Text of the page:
soft toy to hug and other calming activities and/or items
suggested earlier. Relock the window, pull down the shade
or pull the curtains shut. Check in the closet and under
the bed. If your child is afraid of the dark, put a dimmer
switch on the light. Start with the light on and gradually
dim the light over several weeks. Let your child know that
you are nearby and that you will make sure she is safe. Your
child might need to know where you will be when she is
sleeping, even if you need to use a photo/picture. If you
need to remain in the room for your child’s safety, keep the
light off or dimmed, remain quiet, and avoid interaction.
Technical Assistance Center on Social Emotional Intervention for Young Children
This document is public domain and may be reproduced without permission.
Reproduction of this document is strongly encouraged.
Developed in collaboration with PACER Center (Parent Advocacy Coalition for Educational Rights)
If your child cries or gets out of bed, be supportive and
let her know you understand her fears. You might say, “I
miss you, too. I’ll be in the living room. You’ll be fine.
We’ll have fun in the morning.” Calmly return her to
bed, make sure that she still has her calming items, reassure
her, kiss her good-night, and leave the room.
Tip: Celebrate the little
successes along the way!
You might say, “You are getting to be such a big
girl, sleeping in your bed with your teddy.” Your
child’s restful sleep makes for a restful you. Then
you are both ready for shared days of family
fun and learning.
In closing, please remember that the team
of professionals that support you and your
child will have additional specific ideas
about how to help your child. Don't forget to ask them!
Your child's speech therapist, physical therapist, teacher, or
other professional should be able to help you think about
the best way to support your child within daily routines
and community activities. If your child is having persistent
challenging behavior within this activity, you should
ask the professionals who work with you to help develop a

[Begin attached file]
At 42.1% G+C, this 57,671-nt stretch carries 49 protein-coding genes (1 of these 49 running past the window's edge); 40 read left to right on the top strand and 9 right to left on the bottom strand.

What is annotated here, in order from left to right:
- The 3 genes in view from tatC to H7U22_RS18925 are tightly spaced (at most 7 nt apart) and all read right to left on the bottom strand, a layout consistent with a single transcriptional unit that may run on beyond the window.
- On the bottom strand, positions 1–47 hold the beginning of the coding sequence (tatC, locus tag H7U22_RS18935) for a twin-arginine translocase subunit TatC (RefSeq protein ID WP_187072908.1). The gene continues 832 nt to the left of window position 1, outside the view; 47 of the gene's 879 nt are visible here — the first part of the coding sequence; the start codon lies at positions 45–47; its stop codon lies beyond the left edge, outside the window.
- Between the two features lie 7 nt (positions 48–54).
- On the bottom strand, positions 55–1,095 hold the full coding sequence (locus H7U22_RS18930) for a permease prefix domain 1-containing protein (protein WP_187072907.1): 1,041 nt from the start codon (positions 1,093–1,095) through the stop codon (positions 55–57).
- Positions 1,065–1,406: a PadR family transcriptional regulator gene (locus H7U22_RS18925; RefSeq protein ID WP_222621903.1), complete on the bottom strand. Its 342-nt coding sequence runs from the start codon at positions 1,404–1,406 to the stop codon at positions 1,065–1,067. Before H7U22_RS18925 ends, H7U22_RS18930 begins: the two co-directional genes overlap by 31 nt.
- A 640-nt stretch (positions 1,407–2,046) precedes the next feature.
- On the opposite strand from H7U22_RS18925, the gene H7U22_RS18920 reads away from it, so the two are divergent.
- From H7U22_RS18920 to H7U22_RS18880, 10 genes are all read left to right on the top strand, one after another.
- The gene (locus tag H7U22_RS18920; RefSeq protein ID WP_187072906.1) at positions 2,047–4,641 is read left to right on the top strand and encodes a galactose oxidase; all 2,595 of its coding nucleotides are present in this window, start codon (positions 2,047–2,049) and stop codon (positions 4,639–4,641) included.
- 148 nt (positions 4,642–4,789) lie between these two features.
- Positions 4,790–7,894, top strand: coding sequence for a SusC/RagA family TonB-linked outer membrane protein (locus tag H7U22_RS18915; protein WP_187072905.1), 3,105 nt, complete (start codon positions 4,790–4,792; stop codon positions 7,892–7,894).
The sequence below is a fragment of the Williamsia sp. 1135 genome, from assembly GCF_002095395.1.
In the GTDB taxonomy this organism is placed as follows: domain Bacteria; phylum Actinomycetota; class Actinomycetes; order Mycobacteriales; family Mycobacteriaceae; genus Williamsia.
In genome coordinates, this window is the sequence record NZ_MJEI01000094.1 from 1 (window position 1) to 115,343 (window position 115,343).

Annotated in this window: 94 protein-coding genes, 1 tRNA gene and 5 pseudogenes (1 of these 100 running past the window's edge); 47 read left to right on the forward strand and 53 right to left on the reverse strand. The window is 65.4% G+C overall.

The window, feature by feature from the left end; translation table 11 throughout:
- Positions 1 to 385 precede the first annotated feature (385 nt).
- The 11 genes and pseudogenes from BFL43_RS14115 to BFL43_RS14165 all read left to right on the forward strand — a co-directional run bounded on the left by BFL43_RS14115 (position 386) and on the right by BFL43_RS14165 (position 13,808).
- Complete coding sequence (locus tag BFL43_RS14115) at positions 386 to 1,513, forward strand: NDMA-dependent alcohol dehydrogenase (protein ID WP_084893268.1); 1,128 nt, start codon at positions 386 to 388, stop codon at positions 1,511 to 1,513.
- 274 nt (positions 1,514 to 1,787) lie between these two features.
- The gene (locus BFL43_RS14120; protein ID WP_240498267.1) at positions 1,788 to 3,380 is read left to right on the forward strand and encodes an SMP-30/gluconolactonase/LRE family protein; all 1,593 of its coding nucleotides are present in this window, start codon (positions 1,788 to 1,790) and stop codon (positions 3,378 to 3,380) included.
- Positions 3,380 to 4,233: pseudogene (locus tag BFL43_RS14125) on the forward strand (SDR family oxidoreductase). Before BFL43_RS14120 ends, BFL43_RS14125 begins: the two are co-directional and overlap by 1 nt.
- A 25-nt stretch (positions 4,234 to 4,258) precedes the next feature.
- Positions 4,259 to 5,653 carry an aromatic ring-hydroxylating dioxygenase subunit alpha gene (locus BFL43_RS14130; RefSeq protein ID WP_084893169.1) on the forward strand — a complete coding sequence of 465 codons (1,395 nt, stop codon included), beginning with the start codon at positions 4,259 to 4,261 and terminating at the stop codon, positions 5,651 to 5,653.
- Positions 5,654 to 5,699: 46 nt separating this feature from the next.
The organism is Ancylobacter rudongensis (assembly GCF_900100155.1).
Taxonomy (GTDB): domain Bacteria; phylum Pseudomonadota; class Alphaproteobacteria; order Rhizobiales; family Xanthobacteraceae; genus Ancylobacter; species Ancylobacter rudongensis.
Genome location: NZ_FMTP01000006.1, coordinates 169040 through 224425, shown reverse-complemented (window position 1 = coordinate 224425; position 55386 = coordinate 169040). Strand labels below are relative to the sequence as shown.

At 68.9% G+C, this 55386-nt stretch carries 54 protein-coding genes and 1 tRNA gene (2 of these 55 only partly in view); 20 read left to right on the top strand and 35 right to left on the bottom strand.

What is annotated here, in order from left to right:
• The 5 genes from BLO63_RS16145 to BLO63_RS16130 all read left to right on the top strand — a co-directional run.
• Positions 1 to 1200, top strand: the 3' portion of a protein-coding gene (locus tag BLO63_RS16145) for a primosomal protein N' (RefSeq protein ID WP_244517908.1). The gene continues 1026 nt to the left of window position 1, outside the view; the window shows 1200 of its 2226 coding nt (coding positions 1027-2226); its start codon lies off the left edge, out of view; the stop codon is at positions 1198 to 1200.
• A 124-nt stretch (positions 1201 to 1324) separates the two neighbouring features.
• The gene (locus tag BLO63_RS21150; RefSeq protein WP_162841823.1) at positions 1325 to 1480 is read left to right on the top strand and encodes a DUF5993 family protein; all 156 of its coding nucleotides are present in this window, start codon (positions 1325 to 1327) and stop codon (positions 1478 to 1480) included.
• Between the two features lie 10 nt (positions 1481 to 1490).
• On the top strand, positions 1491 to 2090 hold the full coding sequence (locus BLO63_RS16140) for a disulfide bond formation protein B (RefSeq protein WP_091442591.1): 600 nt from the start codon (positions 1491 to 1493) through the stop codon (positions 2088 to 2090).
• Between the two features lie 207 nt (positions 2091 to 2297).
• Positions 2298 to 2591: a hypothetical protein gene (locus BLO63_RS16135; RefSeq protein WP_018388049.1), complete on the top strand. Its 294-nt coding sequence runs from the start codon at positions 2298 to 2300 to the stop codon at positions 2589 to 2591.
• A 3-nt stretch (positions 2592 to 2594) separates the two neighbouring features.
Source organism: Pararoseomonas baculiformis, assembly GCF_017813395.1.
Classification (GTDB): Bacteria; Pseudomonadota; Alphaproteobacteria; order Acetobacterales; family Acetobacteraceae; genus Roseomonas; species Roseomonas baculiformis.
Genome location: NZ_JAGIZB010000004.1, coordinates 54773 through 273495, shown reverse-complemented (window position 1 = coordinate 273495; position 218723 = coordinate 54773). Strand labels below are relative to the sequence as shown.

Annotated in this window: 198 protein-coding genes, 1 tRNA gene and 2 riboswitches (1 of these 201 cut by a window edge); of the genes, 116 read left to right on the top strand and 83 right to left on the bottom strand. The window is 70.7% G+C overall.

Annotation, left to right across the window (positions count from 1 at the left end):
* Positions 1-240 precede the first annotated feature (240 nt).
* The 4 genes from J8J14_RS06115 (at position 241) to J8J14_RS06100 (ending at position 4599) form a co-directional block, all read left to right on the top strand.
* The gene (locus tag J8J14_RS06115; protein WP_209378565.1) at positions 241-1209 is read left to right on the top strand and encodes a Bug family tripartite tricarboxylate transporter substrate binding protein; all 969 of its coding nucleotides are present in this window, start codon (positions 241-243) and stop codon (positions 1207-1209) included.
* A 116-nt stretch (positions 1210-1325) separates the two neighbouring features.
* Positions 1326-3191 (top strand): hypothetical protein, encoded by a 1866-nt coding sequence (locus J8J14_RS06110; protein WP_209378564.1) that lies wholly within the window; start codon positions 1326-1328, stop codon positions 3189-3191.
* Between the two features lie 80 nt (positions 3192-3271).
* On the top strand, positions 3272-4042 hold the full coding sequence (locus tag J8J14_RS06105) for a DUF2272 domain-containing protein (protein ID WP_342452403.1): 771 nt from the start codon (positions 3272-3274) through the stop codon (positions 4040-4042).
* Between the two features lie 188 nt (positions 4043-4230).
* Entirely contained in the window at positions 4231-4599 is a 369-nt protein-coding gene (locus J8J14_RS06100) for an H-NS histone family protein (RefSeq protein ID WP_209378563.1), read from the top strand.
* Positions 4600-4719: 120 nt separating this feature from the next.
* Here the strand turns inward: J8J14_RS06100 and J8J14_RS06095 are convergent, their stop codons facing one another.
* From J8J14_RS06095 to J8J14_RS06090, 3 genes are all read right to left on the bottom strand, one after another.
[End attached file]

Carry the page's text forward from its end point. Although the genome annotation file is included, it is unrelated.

behavior support plan that will provide more specific strategies
to prevent challenging behavior and help your child
develop new social and communication skills.
Is my child getting enough sleep?
Age Nighttime Daytime
1 - 3 months 8½ hrs - 10 hours 3 naps (total of 5 - 7 more hours)
6 - 9 months 11 hours 2 naps (total of 3 - 3.5 hours)
12 - 18 months 11¼ hours 1 or 2 naps (total of 2 - 2.5 hours)
2 years 11 hours 1 nap (90 minutes - 2 hours)
3 years 10½ hours 1 nap (90 minutes - 2 hours)
* Your child will probably transition out of naps between 2-5 years of age.
Make sure your child gets plenty of exercise
during the day.
Develop regular times for bed and naps and
stick with them.
Develop a bedtime and naptime routine.
• Do and say the same things before naps and bedtime.
• Establish a predictable place for sleeping.
• Help your child understand the steps in the routines
(e.g., use “first, then” statements, picture schedule).
• Tell your child what might happen when she wakes up.
• Let your child carry a favorite transition object to bed.
• Provide your child with calming and rest inducing
activities, sounds, or objects in the routine.
• Put your baby or child down for sleep while she is
still awake. Say, “Good night.” and leave the room.
Give your child your undivided and unrushed
Avoid certain foods and drinks six hours
before sleep (i.e., sodas, chocolate, fatty foods).
Try breast feeding or offering a warm bottle
just before bed.
Provide choices whenever possible.
Reduce noise, light, and distractions in and
near your child’s room.
Keep a sleep diary so you will know what’s
working (or not).
Celebrate the little successes along the way.